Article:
Programming is key for careers in data science – Martina Naughton, ACIA (video)
Martina Naughton, senior research analyst, Aon Centre for Innovation and Analytics

Programming is key for careers in data science – Martina Naughton, ACIA (video)

24 Feb 2014

Martina Naughton, senior research analyst at Aon’s Centre for Innovation and Analytics (ACIA), is the first woman ever to be invited to speak at the Career Zoo Tech Box. Here, she tells us what a career in data analytics involves.

The Tech Box is now a permanent fixture at the twice-yearly Career Zoo events in the Convention Centre Dublin, and Naughton’s talk early on the morning of 15 February attracted a crowd that spilled out of its Plexiglass confines.

Naughton spoke about her 10 years working with data and noted the common challenges that crop up, no matter what the dataset.

“When you look at a raw database table, you can’t really tell much about the data but, when you apply different algorithms and different techniques, you can really start to harness what the data is really saying and it’s very important, as we move to an age where the data is growing and growing and growing, we need to learn how to extract meaning from it in a more efficient way,” she said.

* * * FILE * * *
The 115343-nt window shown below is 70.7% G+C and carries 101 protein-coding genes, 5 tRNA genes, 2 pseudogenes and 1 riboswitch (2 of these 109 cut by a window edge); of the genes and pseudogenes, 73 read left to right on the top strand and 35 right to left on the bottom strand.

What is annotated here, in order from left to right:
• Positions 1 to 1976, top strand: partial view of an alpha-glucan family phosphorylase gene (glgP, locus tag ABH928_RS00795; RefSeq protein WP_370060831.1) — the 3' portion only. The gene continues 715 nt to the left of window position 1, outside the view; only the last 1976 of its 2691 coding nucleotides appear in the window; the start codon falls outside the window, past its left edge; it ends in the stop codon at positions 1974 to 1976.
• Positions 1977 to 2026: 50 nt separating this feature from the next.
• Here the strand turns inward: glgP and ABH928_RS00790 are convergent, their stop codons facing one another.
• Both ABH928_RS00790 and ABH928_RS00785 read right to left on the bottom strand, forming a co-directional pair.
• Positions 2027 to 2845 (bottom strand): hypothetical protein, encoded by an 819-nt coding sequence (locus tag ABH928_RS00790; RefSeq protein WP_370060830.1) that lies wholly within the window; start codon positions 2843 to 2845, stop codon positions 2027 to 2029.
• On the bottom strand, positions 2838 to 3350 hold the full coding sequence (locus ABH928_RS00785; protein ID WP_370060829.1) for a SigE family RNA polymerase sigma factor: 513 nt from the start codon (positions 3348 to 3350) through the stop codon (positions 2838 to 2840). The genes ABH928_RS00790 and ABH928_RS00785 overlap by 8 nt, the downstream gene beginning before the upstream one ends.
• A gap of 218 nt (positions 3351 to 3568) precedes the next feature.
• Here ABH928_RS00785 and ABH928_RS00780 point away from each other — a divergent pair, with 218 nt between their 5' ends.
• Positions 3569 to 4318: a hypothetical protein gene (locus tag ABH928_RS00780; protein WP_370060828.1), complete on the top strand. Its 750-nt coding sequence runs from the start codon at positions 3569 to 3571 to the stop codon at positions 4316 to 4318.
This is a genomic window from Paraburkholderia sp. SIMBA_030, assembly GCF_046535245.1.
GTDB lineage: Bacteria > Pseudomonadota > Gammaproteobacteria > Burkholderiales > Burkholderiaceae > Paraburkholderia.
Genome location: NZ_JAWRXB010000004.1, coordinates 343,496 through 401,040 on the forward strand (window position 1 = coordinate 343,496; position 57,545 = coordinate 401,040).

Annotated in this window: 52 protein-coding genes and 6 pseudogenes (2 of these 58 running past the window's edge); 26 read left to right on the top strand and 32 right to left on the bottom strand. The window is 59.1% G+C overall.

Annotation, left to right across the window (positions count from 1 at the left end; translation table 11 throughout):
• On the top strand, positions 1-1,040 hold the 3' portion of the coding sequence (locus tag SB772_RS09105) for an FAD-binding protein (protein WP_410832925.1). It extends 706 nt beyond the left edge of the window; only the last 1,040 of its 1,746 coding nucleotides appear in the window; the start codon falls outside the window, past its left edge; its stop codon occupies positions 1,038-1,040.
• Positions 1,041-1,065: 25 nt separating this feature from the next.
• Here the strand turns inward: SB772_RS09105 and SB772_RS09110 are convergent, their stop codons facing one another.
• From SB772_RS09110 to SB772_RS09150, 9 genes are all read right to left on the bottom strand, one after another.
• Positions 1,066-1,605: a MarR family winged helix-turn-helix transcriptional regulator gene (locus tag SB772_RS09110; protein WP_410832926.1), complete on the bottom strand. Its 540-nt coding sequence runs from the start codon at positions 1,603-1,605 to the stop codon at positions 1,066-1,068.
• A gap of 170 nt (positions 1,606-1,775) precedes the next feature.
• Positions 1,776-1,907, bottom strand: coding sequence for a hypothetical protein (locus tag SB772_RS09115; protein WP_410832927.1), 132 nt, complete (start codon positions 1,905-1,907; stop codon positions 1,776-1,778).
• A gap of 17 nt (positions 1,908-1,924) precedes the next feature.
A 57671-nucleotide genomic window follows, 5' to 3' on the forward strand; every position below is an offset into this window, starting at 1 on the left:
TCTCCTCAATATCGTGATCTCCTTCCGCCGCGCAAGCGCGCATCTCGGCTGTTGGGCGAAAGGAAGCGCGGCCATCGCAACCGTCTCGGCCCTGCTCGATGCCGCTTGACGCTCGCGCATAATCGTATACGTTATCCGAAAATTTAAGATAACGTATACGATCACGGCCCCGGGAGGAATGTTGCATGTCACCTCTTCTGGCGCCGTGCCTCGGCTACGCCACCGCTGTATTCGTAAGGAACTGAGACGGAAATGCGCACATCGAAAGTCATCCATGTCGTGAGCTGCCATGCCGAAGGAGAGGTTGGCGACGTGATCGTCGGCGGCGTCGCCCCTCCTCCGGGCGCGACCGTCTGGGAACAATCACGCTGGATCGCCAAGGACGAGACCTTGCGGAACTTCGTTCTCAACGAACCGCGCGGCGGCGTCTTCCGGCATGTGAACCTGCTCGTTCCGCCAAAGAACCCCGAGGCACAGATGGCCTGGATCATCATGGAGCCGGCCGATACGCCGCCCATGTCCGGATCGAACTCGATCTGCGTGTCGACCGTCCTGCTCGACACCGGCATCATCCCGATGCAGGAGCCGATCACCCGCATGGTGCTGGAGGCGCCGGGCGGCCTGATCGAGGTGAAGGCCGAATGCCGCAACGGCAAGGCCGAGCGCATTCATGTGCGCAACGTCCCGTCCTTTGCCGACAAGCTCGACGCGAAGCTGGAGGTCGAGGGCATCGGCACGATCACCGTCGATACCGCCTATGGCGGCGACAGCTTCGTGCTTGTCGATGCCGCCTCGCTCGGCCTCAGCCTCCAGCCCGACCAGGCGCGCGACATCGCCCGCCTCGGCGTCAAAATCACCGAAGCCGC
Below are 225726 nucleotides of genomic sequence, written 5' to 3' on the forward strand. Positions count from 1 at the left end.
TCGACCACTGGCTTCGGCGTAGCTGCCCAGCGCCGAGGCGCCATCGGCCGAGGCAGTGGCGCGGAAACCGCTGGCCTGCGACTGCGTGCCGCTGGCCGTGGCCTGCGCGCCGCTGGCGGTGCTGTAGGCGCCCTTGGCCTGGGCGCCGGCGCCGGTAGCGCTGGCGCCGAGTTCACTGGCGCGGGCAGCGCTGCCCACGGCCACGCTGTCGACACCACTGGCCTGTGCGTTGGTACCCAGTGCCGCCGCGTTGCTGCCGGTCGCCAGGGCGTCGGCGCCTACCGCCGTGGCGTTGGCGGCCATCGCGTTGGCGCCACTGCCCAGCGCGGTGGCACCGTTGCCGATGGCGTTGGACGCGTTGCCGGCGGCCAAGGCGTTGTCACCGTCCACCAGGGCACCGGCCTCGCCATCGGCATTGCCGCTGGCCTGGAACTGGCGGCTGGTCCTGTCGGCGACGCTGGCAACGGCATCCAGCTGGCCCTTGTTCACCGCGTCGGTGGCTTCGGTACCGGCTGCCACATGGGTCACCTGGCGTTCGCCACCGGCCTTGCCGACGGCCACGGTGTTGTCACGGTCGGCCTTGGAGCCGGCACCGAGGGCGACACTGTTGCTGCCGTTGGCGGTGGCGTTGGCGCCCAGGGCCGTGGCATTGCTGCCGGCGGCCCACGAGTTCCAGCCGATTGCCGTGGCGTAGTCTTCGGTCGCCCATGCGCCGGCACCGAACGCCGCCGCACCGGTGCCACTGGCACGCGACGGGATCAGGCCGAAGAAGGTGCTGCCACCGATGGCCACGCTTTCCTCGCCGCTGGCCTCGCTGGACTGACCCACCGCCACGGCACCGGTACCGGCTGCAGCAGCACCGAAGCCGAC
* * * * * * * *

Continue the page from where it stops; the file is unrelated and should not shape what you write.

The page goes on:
At the Aon Centre for Innovation and Analytics in Dublin, Naughton works with a team of four (and growing, as ACIA is hiring), who are given problems to solve from all business units in Aon. More often than not, this involves building something from nothing and hacking together prototypes that can provide solutions and add value to the company.

Naughton’s tip for those interested in a career in data analytics is to keep their skill level up and learn a programming language. “I think being able to programme is huge because being able to automate tasks is something that we really need to be able to do. Manual tasks, for me, are a thing of the past,” she said.

Career Zoo 2014: Martina Naughton, the Tech Box’s first female speaker

Women Invent Tomorrow is Silicon Republic’s year-long campaign to champion the role of women in science, technology, engineering and maths. On 7 March 2014, we will kick off the campaign’s second year. Let’s change the ratio.

Elaine Burke
By Elaine Burke

Elaine Burke is editor of Silicon Republic, having served a few years as managing editor up to 2019. She joined in 2011 as a journalist covering gadgets, new media and tech jobs. She comes from a background in publishing and is known for being particularly pernickety when it comes to spelling and grammar – earning her the nickname, Critical Red Pen.

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